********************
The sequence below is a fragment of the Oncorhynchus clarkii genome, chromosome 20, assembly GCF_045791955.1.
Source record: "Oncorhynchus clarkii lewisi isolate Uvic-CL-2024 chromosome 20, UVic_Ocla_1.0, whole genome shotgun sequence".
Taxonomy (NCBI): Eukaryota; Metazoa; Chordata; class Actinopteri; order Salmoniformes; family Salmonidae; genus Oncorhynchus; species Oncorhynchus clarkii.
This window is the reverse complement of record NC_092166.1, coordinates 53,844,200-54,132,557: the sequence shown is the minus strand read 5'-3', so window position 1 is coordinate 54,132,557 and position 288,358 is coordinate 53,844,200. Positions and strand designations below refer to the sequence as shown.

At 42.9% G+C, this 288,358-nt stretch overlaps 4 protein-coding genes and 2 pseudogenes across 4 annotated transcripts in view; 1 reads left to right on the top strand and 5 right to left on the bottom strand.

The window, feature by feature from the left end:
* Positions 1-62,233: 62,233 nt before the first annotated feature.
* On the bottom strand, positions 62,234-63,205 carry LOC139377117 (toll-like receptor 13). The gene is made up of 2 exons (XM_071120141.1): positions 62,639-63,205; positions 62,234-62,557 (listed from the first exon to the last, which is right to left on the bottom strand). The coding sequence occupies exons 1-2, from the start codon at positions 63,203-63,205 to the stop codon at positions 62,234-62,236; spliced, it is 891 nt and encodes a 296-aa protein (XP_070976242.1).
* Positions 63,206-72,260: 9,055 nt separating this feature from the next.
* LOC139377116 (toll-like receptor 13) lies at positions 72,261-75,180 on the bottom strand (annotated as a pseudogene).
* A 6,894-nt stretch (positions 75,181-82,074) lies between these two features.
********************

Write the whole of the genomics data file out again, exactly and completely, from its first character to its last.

The sequence below is a fragment of the Oncorhynchus clarkii genome, chromosome 20, assembly GCF_045791955.1.
Source record: "Oncorhynchus clarkii lewisi isolate Uvic-CL-2024 chromosome 20, UVic_Ocla_1.0, whole genome shotgun sequence".
Taxonomy (NCBI): Eukaryota; Metazoa; Chordata; class Actinopteri; order Salmoniformes; family Salmonidae; genus Oncorhynchus; species Oncorhynchus clarkii.
This window is the reverse complement of record NC_092166.1, coordinates 53,844,200-54,132,557: the sequence shown is the minus strand read 5'-3', so window position 1 is coordinate 54,132,557 and position 288,358 is coordinate 53,844,200. Positions and strand designations below refer to the sequence as shown.

At 42.9% G+C, this 288,358-nt stretch overlaps 4 protein-coding genes and 2 pseudogenes across 4 annotated transcripts in view; 1 reads left to right on the top strand and 5 right to left on the bottom strand.

The window, feature by feature from the left end:
* Positions 1-62,233: 62,233 nt before the first annotated feature.
* On the bottom strand, positions 62,234-63,205 carry LOC139377117 (toll-like receptor 13). The gene is made up of 2 exons (XM_071120141.1): positions 62,639-63,205; positions 62,234-62,557 (listed from the first exon to the last, which is right to left on the bottom strand). The coding sequence occupies exons 1-2, from the start codon at positions 63,203-63,205 to the stop codon at positions 62,234-62,236; spliced, it is 891 nt and encodes a 296-aa protein (XP_070976242.1).
* Positions 63,206-72,260: 9,055 nt separating this feature from the next.
* LOC139377116 (toll-like receptor 13) lies at positions 72,261-75,180 on the bottom strand (annotated as a pseudogene).
* A 6,894-nt stretch (positions 75,181-82,074) lies between these two features.